Magenta line: shadow cast by the moveable gnomon (the fixed gnomon does not cast a shadow since Sun is assumed to be directly overhead for that gnomon).
Green dot: the center of Earth.
Distance: the distance (in km) along Earth's surface between the two gnomons.
The length of the moveable gnomon's shadow is given (in units of the gnomon's length).
The angle between the two gnomon lines is given (in degrees).
Input Fields and Feedback (lookang) for learning assessment
|Source||Own work http://weelookang.blogspot.sg/2012/06/ejs-open-source-eratosthenes-measures.html Picture is from Google Earth http://www.google.com/earth/index.html|
|Author||Lookang many thanks to author of original simulation = Todd K. Timberlake author of Easy Java Simulation = Francisco Esquembre|
i didn't make this, just remixing to customize it to suit the Wikipedia entry http://en.wikipedia.org/wiki/Eratosthenes
Eratosthenes' measurement of the Earth's circumference
illustration showing a portion of the globe showing a part of the African continent. The sun is shown and arrows indicate rays of the sun hitting earth. Rays or arrows point to Alexandria (labeled "A") and Syrene (labeled "S"). Blue lines are drawn from A and S towards the equator. There is a line representing the Tropic of Cancer running to S. Two small curved arrows indicating a measurement are drawn from the Greek symbol phi. One ends midway between the blue lines from A and S and the other ends between the ray of light hitting A and an extension of the blue line passing through A into space.
Measurements taken at Alexandria (A) and Syene (S)
Eratosthenes calculated the circumference of the Earth without leaving Egypt. Eratosthenes knew that on the summer solstice at local noon in the Ancient Egyptian city of Swenet (known in Greek as Syene, and in the modern day as Aswan) on the Tropic of Cancer, the sun would appear at the zenith, directly overhead (he had been told that the shadow of someone looking down a deep well would block the reflection of the Sun at noon). He also knew, from measurement, that in his hometown of Alexandria, the angle of elevation of the sun was 1/50th of a circle (7°12') south of the zenith on the solstice noon. Assuming that the Earth was spherical (360°), and that Alexandria was due north of Syene, he concluded that the meridian arc distance from Alexandria to Syene must therefore be 1/50 = 7°12'/360°, and was therefore 1/50 of the total circumference of the Earth. His knowledge of the size of Egypt after many generations of surveying trips for the Pharaonic bookkeepers gave a distance between the cities of 5000 stadia (about 500 geographical miles or 800 km). This distance was corroborated by inquiring about the time that it takes to travel from Syene to Alexandria by camel. He rounded the result to a final value of 700 stadia per degree, which implies a circumference of 252,000 stadia. The exact size of the stadion he used is frequently argued. The common Attic stadion was about 185 m, which would imply a circumference of 46,620 km, i.e. 16.3% too large. However, if we assume that Eratosthenes used the "Egyptian stadion" of about 157.5 m, his measurement turns out to be 39,690 km, an error of less than 2%.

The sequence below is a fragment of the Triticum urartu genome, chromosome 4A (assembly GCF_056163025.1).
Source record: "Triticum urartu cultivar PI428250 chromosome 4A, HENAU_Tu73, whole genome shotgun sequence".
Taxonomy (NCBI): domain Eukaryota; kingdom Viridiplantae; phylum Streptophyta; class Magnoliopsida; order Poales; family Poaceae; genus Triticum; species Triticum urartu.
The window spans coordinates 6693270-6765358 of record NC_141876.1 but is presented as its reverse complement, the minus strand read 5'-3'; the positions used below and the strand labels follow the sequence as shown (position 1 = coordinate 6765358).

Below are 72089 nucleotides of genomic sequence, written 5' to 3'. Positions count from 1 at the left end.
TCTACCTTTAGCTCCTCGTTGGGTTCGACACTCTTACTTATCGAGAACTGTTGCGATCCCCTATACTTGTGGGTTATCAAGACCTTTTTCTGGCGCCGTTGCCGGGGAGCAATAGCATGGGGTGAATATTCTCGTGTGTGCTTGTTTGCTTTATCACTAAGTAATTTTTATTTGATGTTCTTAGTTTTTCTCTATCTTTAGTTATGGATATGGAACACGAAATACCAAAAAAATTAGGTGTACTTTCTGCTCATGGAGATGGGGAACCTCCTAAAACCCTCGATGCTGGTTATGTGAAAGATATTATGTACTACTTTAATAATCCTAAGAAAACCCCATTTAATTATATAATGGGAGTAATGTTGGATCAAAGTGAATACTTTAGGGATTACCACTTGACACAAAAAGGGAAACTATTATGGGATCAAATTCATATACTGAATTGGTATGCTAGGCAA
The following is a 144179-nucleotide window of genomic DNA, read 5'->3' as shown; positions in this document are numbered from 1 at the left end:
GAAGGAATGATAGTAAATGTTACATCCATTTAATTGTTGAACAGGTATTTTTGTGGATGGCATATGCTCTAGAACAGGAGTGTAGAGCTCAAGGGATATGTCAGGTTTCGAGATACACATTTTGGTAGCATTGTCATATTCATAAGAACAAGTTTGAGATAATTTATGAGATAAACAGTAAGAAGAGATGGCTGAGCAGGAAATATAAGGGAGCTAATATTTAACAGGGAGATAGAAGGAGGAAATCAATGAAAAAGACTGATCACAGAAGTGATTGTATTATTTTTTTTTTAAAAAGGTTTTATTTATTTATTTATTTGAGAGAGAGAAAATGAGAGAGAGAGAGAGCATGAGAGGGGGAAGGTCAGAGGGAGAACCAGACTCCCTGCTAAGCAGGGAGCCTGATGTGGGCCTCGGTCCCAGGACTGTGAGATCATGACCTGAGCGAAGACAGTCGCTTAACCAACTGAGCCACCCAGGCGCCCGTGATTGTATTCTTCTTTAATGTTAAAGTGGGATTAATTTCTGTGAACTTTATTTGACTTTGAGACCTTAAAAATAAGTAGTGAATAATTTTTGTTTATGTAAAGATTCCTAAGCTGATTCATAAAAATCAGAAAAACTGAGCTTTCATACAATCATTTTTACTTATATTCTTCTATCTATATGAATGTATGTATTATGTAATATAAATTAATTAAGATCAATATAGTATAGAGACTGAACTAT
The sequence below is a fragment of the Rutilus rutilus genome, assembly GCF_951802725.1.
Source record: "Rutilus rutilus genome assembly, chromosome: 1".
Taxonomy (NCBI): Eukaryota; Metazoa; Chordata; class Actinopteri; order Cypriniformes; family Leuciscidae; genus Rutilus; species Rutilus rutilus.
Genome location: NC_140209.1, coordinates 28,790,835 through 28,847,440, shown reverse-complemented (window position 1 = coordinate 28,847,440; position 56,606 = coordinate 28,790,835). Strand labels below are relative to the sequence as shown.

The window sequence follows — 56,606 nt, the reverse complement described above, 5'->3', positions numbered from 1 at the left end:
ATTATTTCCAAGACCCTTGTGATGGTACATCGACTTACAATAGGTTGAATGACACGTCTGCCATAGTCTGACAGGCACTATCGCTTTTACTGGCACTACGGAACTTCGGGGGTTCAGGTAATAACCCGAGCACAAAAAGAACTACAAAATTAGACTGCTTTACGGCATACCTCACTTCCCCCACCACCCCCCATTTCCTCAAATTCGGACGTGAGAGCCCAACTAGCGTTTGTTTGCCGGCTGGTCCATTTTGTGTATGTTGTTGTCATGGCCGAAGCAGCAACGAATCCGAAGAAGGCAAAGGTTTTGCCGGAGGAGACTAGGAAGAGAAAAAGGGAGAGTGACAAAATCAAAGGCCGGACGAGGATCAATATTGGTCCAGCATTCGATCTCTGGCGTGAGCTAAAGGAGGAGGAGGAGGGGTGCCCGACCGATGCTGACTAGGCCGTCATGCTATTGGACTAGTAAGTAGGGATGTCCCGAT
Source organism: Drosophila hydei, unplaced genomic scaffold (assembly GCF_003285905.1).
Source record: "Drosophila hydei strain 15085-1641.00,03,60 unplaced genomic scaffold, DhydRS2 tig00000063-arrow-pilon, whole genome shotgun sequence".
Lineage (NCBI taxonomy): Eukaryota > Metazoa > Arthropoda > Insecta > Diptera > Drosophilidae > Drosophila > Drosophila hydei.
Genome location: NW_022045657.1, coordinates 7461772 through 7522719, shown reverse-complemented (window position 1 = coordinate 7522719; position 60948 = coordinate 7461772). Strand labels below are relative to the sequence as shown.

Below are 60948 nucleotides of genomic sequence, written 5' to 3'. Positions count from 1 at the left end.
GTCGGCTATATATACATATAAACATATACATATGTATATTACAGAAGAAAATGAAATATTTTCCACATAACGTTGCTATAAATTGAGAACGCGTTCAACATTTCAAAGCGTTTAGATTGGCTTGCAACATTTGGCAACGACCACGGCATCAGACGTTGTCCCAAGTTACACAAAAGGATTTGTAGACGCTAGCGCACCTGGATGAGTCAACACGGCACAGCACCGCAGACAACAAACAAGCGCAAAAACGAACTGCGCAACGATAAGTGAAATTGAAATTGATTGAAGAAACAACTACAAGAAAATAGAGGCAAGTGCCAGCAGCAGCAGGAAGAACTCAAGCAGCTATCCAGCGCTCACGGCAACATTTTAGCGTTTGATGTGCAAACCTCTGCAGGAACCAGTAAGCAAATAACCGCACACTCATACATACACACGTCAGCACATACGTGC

resources i created to make the model more realistic
25 june 2012
add // which is taken from http://www.shadedrelief.com/natural3/pages/textures.html // who release it to the public domain // Tom Patterson, www.shadedrelief.com. //resize to 2000x1000 by lookang using GIMP and quality reduce to 80% for 200+kb filesize to use materials that are in public domain
|which is taken from http://www.shadedrelief.com/natural3/pages/textures.html // who release it to the public domain // Tom Patterson, www.shadedrelief.com. //resize to 2000x1000 by lookang using GIMP and quality reduce to 80% for 200+kb filesize to use materials that are in public domain|
Google earth http://www.google.com/earth/index.html
Gimp to create earth with transparent background
|google earth viewed from perspective to capture the area around Alexandria (A) and Syene (S)|